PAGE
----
quinta-feira, 27 de agosto de 2015

Carbohydrates and Your Diet

Proper nutrition means meeting your daily calorie needs and providing your body with nutrients needed to stay healthy and active. That may sound simple, but nutrition can be a confusing maze of scientific jargon and theory. To help you better understand the link between eating and good health, let take a closer look at one of the key building blocks of good nutrition—carbohydrates.

Carbohydrate Basics

There’s a shroud of mystery attached to carbohydrates and how food is converted to energy. And lately, some diets have even given carbohydrates a bad name. Here are just a few facts about carbohydrates that may clear things up.

Complex carbohydrates are best: Carbohydrates are an important part of a healthy diet and provide the body with the fuel it needs for physical activity and for proper organ function.

There are two types of carbohydrates—complex and simple. Complex carbohydrates come naturally from fruits, vegetables, legumes (beans, lentils, peas) and whole grains. Simple carbohydrates come from sugars, which are typically processed and contain no significant nutrients.

Carbohydrates are the best form of energy: The energy from food comes in three forms: carbohydrates, protein, and fat. Some of these fuels are stored in your body so that muscles and organs can use them as an immediate source of energy. Out of these three fuels, carbohydrates are the most important, yet least abundant nutrient for daily energy needs. Carbohydrates are the primary energy source for most activity and are burned more efficiently than protein or fat. For example, research has shown that the energy from carbohydrates can be released up to three times as fast as the energy from fat.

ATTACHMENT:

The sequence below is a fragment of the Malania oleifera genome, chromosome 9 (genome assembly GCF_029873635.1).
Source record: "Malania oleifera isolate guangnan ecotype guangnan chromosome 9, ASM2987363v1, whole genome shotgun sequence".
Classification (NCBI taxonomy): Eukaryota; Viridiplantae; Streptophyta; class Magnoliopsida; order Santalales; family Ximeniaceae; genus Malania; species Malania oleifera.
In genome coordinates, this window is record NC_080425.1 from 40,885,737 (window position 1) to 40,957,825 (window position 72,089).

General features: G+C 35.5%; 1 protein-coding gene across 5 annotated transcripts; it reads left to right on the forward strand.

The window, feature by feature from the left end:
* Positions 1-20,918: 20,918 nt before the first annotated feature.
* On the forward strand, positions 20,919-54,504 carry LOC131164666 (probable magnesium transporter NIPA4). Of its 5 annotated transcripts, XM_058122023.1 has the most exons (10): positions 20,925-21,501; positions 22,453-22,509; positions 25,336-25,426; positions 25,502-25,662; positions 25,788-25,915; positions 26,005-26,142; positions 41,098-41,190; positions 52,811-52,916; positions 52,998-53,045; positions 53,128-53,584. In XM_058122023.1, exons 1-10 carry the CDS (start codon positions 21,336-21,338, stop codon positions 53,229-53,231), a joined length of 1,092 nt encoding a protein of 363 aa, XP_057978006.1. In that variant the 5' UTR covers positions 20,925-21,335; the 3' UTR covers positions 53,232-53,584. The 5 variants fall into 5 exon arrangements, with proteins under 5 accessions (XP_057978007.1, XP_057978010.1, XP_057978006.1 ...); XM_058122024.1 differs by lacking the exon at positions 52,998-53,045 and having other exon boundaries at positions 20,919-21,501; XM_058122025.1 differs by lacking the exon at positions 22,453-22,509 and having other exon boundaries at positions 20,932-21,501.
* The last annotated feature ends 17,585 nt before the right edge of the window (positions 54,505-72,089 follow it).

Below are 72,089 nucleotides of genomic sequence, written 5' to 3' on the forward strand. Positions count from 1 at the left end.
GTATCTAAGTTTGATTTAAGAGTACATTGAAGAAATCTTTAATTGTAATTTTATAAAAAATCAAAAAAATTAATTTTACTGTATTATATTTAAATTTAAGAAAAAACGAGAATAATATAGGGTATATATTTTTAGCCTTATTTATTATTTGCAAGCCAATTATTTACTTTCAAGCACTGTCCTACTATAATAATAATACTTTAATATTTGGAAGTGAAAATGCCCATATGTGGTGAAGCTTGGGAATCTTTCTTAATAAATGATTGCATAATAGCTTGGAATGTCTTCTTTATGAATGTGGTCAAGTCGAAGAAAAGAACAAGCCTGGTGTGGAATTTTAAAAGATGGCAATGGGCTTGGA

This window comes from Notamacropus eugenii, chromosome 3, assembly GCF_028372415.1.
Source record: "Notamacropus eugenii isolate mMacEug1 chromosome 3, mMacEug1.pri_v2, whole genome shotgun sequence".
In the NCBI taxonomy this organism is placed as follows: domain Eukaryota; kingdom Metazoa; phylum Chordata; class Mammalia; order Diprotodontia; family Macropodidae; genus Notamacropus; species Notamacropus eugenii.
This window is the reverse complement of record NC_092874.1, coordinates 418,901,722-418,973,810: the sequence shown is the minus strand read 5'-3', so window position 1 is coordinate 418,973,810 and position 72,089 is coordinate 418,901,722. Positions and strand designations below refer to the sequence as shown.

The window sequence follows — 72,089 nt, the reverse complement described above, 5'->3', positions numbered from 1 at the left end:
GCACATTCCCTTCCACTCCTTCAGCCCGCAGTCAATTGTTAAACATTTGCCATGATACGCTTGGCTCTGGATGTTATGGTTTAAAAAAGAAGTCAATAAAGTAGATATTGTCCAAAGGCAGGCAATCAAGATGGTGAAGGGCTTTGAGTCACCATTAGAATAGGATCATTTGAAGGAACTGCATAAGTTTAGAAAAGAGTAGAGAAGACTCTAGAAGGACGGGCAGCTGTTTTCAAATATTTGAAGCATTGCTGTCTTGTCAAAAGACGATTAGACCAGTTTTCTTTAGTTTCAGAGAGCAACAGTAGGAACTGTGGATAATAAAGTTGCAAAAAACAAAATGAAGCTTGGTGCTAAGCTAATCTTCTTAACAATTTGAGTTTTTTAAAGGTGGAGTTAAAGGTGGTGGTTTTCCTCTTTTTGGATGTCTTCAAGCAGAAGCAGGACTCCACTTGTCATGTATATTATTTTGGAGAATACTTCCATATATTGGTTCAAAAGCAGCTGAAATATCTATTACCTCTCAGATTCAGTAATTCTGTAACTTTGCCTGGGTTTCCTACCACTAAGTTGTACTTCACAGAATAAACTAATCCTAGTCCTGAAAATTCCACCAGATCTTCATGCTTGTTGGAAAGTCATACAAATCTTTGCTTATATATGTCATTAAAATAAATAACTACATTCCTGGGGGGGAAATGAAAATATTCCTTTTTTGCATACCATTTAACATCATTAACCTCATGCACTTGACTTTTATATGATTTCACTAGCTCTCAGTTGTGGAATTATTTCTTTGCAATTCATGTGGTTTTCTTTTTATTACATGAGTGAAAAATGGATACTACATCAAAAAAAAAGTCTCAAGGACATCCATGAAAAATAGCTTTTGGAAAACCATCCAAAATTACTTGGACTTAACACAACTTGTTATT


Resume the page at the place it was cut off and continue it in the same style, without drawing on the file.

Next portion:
There are other important functions and facts you should know about carbohydrates:
  • Carbohydrates are the most effective fuel for a healthy brain and nervous system.
  • Low carbohydrate stores may diminish your concentration.
  • Adequate amounts of carbohydrates help spare protein reserves needed for muscle growth, maintenance and repair.
  • Carbohydrates help the body burn fat more efficiently than protein.
  • Many foods high in complex carbohydrates (such as whole grains, fruits, and vegetables) are also high in dietary fiber for better digestion, and prevention of certain types of cancer.
Carbohydrate Stores are limited: The primary function of carbohydrates is to provide energy, but the body can only store a limited amount of carbohydrate (about half a day’s supply of energy). For this reason, it is best not to limit or eliminate all carbohydrates as some popular diets lead us to believe. Eating some complex carbohydrates throughout the day will provide you with an adequate amount of energy for day to day needs.

Carbohydrates in Your Diet

You’ve probably heard of “carbo-loading,” but that’s a term used for endurance athletes that pile on carbohydrates to have enough energy and fuel for long events. For the average person, it’s simple to include complex carbohydrates in your diet.

  • According to the USDA Dietary Guidelines, the average person’s diet should be comprised of 45 to 65 percent of daily caloric intake from carbohydrates.
  • For example, a moderately active adult who needs 2,000 calories per day to sustain their body weight should eat nearly 900-1300 calories from carbohydrates (or 225-325 grams of carbohydrates) per day.
  • Choose healthy complex carbohydrates like brown rice, whole grain pastas, breads, and cereals, fruits, vegetables and legumes. Eating these foods is an excellent way to ensure adequate carbohydrate stores in the body for daily needs.